If it is the case, is there any cure or workaround? If I'm going to need a 300 byte buffer (minimum) then this is really going to make a massive hit on my (already tight) memory requirments.
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There is some time involved in reading a character from the serial buffer, and printing it to another serial port. I would guess that the delay between characters is causing problems. If you send "AT" to a phone, for instance, it expect that the whole command will arrive with some time period. If the T arrives late, the A won't be recognized as a valid command.

I have no idea what is being generated by your PduEncoder class, but, surely there is meaning to less than 300 characters at a time.
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Perhaps the answer is to fix the lack of memory? Perhaps some optimizations elsewhere may give you the space you need
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Thanks for the responses.
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If you send "AT" to a phone, for instance, it expect that the whole command will arrive with some time period. If the T arrives late, the A won't be recognized as a valid command.
I understand this, but on the other hand if I send “AT+CMGS=” using a single Serial.print command, and then use a 2nd Serial.print() command to send a second array containing the phone number, then the SMS module is quite happy to accept this as all being part of the same command, despite what is presumably a delay (albeit only fractions of a second) between the two statements.
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I have no idea what is being generated by your PduEncoder class, but, surely there is meaning to less than 300 characters at a time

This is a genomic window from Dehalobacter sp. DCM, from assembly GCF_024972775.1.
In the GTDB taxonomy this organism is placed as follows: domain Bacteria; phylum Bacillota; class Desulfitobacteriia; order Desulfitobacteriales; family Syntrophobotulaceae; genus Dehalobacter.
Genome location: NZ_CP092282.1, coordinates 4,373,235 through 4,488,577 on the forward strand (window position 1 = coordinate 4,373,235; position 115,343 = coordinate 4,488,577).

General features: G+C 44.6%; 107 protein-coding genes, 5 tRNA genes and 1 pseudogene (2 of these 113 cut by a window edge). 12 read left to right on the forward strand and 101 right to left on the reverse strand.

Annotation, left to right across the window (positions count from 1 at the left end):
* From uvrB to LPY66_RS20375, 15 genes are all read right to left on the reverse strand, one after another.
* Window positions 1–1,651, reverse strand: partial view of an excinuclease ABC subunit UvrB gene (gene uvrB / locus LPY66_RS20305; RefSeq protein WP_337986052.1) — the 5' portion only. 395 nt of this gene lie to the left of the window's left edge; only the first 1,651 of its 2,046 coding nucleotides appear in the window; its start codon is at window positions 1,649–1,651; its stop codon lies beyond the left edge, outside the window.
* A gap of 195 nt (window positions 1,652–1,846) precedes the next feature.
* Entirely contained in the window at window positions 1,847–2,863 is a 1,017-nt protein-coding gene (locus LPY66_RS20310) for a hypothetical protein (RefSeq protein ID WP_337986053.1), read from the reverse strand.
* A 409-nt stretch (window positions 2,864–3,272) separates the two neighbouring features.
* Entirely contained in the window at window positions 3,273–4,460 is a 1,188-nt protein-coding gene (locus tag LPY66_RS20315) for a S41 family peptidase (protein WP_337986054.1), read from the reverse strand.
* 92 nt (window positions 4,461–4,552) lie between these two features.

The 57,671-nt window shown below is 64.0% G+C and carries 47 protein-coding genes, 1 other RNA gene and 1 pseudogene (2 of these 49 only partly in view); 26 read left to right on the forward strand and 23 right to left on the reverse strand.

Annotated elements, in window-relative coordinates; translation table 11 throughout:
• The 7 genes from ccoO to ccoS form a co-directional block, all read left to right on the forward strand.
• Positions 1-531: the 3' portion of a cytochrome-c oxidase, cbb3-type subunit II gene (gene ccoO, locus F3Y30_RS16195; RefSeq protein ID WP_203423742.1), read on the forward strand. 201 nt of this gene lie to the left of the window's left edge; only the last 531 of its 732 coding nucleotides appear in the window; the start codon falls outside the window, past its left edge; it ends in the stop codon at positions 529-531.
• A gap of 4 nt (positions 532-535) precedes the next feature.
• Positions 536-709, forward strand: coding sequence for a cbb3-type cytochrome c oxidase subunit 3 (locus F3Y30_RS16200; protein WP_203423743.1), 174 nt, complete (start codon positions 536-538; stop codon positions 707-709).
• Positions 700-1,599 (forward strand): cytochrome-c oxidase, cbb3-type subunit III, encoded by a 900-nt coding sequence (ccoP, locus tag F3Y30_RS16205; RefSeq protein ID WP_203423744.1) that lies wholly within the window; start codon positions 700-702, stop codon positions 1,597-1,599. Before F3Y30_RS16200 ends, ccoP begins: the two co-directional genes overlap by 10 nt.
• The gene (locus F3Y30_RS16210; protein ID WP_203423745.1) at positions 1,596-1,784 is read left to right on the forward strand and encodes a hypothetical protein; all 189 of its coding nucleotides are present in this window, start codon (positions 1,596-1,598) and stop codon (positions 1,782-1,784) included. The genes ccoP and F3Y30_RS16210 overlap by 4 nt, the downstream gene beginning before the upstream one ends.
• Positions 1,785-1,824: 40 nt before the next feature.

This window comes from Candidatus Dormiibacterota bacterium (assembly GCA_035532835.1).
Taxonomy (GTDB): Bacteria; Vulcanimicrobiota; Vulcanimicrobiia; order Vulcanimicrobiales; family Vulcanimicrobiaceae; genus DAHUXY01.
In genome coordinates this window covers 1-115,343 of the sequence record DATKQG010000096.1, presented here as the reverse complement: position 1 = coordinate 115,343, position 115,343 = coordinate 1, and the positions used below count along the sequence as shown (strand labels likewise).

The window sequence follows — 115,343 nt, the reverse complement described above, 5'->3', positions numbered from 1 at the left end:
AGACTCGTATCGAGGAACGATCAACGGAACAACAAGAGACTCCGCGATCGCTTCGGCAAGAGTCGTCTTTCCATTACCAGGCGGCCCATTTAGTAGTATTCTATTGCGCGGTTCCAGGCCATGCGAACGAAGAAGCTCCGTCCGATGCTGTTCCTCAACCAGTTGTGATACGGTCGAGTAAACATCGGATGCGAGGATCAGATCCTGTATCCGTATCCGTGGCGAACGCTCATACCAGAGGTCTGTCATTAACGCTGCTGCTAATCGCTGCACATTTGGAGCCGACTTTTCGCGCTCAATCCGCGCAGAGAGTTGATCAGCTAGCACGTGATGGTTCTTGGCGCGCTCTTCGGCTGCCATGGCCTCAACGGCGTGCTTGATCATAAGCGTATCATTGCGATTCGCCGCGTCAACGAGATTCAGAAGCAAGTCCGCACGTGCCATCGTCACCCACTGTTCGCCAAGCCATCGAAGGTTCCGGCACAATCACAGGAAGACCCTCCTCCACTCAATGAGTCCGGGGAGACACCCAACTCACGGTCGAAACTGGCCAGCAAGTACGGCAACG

The PduEndcoder class takes a plain text SMS message (160 Characters max) and converts it to PDU format for processing by the SMS module, the PDU encoding translates 1 plain-text character into two pdu-encoded characters.
I started with the PduEncoder library on the arduino home, it works ok, but it uses String types which take up lots of memory and seem to cause fragmentation issues. I re-wrote the library to process the plain-text message one character at a time and provide the pdu-encoded message one character at a time. At the time I thought I’d  done a great job, the data memory used by the library went down to less than 75 bytes, however, it now seems my work was pointless because although the new library can generate the pdu-encoded text one character at a time, the SMS module won’t except it one character at a time and only works if it gets the whole pdu-encoded text in one big block. Bu993r!

The SMS module I’m using (SM5100B-D from sparkfun) allows the transmission of plain text messages up to 140 characters long, but if you want to transmit 160 characters messages (which I do
) then they need to be PDU formatted. My project sends a lot of data via SMS so if I switch to 140 characters then I’ll have to send more SMSs (and get bigger bills)

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Perhaps the answer is to fix the lack of memory?
Yeah – I know and I’ve been making dramatic improvements (you should have seen how much memory the first versions used!) My project involves sending a lot of data via SMS, but more importantly, it saves the data if it can’t transmit when there’s no phone signal. If I have to add a new 300+ byte buffer then that’s at least two 160 character messages that I can no longer back up!

Thanks for your help, I’ll carry on experimenting. I wonder what happens if I try sending normal AT commands 1 byte at a time? Or maybe I can get away with passing my PDU string in ten 30 byte arrays instead one big 300 byte one.